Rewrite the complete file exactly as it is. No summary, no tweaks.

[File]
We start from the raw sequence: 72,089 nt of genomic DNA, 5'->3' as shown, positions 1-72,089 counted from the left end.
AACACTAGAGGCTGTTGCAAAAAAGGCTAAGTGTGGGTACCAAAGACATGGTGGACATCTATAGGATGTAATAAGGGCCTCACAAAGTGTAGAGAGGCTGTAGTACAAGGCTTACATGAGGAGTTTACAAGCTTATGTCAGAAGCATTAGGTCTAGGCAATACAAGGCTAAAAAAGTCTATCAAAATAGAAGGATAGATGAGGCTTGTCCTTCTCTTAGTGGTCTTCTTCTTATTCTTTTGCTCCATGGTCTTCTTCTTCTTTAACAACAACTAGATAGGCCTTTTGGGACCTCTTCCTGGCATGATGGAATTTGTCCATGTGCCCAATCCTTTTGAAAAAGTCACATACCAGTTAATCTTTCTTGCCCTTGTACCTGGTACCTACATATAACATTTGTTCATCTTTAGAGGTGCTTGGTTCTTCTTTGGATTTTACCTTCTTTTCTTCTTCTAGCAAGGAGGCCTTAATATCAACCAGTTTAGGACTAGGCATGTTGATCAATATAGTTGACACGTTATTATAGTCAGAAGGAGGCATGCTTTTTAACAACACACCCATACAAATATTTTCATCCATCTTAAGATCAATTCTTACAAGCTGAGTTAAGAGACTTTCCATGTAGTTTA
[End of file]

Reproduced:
We start from the raw sequence: 72,089 nt of genomic DNA, 5'->3' as shown, positions 1-72,089 counted from the left end.
AACACTAGAGGCTGTTGCAAAAAAGGCTAAGTGTGGGTACCAAAGACATGGTGGACATCTATAGGATGTAATAAGGGCCTCACAAAGTGTAGAGAGGCTGTAGTACAAGGCTTACATGAGGAGTTTACAAGCTTATGTCAGAAGCATTAGGTCTAGGCAATACAAGGCTAAAAAAGTCTATCAAAATAGAAGGATAGATGAGGCTTGTCCTTCTCTTAGTGGTCTTCTTCTTATTCTTTTGCTCCATGGTCTTCTTCTTCTTTAACAACAACTAGATAGGCCTTTTGGGACCTCTTCCTGGCATGATGGAATTTGTCCATGTGCCCAATCCTTTTGAAAAAGTCACATACCAGTTAATCTTTCTTGCCCTTGTACCTGGTACCTACATATAACATTTGTTCATCTTTAGAGGTGCTTGGTTCTTCTTTGGATTTTACCTTCTTTTCTTCTTCTAGCAAGGAGGCCTTAATATCAACCAGTTTAGGACTAGGCATGTTGATCAATATAGTTGACACGTTATTATAGTCAGAAGGAGGCATGCTTTTTAACAACACACCCATACAAATATTTTCATCCATCTTAAGATCAATTCTTACAAGCTGAGTTAAGAGACTTTCCATGTAGTTTA